An American, a Chechen, a gay Uzbek, and an Old Believer walk into a palace…

On Saturday I got together with some other people to take advantage of Moscow’s monthly “free museum” day.  Valentina was our trusty leader and she had assembled our decidedly motley group to visit the Kuskovo palace estate on Moscow’s east side.

We saw the estate, sure, and it was pretty nice, I guess, as estates go. There was a fancy palace with a gorgeous ballroom and amazing wood-mosaic furniture.  But far more interesting, in my opinion, were the conversations that came up along the way.   Our group (some names have been changed):

Valentina– a human rights lawyer who defends migrants from police and immigration-authority abuses.  She’s 34, an Old Believer, and has never had a boyfriend.

Elbek:  a mid-thirties man from Grozny, Chechnya, who describes himself as a political liberal and a human rights defender.

Aziz:  a 20-ish gay man from Uzbekistan’s Ferghana valley.  Out and proud, he’s active in anarchist circles focusing on anti-capitalist, anti-racist, anti-sexist, and vegetarian politics.

Me: a confused 43-year-old American, seeking mid-life enlightenment through dubious work trips to Russia.

Upon arrival at the Kuskovo estate Elbek and Aziz immediately got into what would turn out to be the first of many political arguments.  I don’t remember how any of them started.  But this one was about the United States.  Elbek was convinced that the United States always wants to do good in the world.  Sure, he said, sometimes things turn out badly, but all American interventions come from a place of altruism.  I looked at him skeptically while Aziz pounced.  “How can you say that?  You can’t judge anyone by what they say; you can only judge people or governments by what they actually do,” Aziz insisted.  The men continued to bicker until Valentina pulled out some homemade pies.  After making sure they were vegetarian, Aziz gleefully devoured the pie while returning to the discussion of American imperialism.  Mostly I spent my time trying not to slip on the ice.  Valentina watched as horse-drawn sleighs whizzed across the grounds, carrying visitors to and from the palace’s main entrance.  The sun occasionally peeked through the clouds.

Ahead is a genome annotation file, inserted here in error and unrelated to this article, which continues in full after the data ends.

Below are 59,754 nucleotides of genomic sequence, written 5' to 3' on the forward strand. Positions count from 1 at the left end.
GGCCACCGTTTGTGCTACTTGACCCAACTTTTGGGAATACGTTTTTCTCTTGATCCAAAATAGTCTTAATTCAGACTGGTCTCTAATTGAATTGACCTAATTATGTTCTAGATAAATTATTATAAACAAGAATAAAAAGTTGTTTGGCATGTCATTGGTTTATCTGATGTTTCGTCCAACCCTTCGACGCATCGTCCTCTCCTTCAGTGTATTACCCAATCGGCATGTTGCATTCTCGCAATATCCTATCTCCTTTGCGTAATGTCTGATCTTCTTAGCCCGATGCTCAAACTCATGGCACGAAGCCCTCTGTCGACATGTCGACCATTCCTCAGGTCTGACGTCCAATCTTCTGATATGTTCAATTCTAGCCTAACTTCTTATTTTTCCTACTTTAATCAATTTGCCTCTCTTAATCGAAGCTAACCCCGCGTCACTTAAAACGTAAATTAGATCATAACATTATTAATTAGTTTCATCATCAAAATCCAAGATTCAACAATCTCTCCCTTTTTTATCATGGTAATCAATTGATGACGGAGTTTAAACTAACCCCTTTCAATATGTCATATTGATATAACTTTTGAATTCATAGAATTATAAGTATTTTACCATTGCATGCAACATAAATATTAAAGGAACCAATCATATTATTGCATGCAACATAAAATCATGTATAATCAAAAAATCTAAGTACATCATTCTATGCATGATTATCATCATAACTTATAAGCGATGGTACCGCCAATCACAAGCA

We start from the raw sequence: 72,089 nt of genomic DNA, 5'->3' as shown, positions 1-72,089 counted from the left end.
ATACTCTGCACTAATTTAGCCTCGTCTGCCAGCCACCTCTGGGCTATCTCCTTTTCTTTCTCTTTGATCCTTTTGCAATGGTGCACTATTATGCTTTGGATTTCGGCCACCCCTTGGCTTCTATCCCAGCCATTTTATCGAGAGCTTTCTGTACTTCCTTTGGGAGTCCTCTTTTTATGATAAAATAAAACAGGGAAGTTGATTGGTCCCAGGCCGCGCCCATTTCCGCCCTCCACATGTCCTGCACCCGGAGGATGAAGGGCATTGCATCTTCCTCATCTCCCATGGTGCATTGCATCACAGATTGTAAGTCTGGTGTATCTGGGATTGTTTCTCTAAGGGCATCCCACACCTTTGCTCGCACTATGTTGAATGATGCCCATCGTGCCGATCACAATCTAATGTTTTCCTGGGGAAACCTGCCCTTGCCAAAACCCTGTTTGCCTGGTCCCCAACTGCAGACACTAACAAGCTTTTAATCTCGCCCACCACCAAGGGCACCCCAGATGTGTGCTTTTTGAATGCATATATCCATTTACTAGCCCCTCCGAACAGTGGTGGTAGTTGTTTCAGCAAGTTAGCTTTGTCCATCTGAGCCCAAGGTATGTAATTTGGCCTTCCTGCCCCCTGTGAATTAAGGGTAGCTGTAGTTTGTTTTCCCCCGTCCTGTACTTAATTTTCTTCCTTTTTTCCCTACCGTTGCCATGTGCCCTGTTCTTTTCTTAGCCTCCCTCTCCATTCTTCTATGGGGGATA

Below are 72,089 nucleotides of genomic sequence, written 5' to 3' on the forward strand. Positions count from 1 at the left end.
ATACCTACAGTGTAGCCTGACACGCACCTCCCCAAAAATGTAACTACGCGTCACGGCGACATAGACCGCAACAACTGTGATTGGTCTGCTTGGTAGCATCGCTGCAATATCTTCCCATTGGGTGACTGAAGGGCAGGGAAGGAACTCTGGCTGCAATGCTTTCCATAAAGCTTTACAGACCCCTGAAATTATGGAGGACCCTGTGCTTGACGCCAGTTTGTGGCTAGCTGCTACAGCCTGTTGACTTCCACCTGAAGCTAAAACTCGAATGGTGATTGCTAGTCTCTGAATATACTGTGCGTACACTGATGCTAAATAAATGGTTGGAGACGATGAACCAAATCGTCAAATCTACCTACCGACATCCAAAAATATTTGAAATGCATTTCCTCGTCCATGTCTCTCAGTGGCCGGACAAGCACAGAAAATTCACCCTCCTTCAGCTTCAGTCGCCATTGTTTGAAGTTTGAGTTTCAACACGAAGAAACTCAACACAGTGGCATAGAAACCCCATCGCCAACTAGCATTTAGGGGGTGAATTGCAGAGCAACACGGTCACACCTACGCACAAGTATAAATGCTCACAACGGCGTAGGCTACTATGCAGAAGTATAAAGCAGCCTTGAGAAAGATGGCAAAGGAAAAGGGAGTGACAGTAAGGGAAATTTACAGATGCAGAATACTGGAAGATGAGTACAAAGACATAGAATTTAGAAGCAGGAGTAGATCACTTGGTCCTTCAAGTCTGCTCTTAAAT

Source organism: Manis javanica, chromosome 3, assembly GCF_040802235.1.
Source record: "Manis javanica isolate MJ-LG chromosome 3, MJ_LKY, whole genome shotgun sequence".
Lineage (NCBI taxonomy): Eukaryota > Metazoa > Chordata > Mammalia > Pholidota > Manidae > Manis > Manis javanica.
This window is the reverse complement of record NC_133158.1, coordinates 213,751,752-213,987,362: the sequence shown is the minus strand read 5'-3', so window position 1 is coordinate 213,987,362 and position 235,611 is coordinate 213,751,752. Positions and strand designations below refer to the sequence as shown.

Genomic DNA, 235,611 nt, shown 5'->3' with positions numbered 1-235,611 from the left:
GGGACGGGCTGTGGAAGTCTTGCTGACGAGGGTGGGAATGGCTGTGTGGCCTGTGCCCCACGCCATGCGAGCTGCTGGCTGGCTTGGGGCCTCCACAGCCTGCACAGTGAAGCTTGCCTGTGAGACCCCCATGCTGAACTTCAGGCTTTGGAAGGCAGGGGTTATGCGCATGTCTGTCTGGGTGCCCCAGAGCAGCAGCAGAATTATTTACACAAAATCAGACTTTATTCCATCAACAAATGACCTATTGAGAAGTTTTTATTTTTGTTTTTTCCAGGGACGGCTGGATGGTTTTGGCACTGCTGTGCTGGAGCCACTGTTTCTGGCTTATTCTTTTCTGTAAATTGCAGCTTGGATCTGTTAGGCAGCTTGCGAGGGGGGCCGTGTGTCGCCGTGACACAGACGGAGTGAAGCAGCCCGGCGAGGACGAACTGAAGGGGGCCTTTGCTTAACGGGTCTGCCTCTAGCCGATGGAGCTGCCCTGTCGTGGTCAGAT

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Valentina and I picked our way through patches of black ice up to the palace’s entrance.  Once inside, we sat down to put on protective shoe felts that save the palace’s gorgeous parquet from the ravages of wet and muddy tourists.  We waited for a while for the boys to join us; I speculated that they were still discussing American interventionism but Valentina assured me they were probably actually smoking.  Was that better?

I adore tours and offered to treat us to one, but Valentina and I were the only ones interested and it seemed too expensive for just two people.  Elbek was almost violently opposed to the idea of a tour, “I just don’t like it when people drone on and on about something, especially when it’s their job to do that.  They do it for the money.”  That last bit was one take on tourguides that I’ve never heard before.

Kuskovo Кусково

Count Sheremetev, a friend of Peter the Great, built this estate in the 1700s.  It was close enough to Moscow that it was purely designed for entertaining; no need for it to have a working agricultural area or even a place for overnight guests.  So, yeah, it was a party house.  The serfs living on the estate (who came with the land when Count Sheremetev bought the property) were used as actors in the theater Sheremetev set up to entertain his highfalutin’ guests.  I wonder how they felt about that?  Did they have to work their own little fields and  act in plays?

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Some of the original furniture is still present, but a lot of it got moved to the Sheremetevs’ apartments in Moscow and St. Petersburg.  I’m amazed by wood mosaics, though.  Check out this desk; I hope you can see that the design on the front is made up of tiny pieces of wood.

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We wanted hot drinks, so we sat down in the café and surreptitiously ate more of Valentina’s baked goods.  She brought these muffins– I guess you could call them that.  She had run out of flour so she used rice instead and stuck them together with milk, chocolate, and dried black currants.  It was a very odd sort of muffin and later I commented to Aziz that Valentina makes strange pastry.  “Well, if you can do better, bring some next time!”  Touché, my friend.  Touché.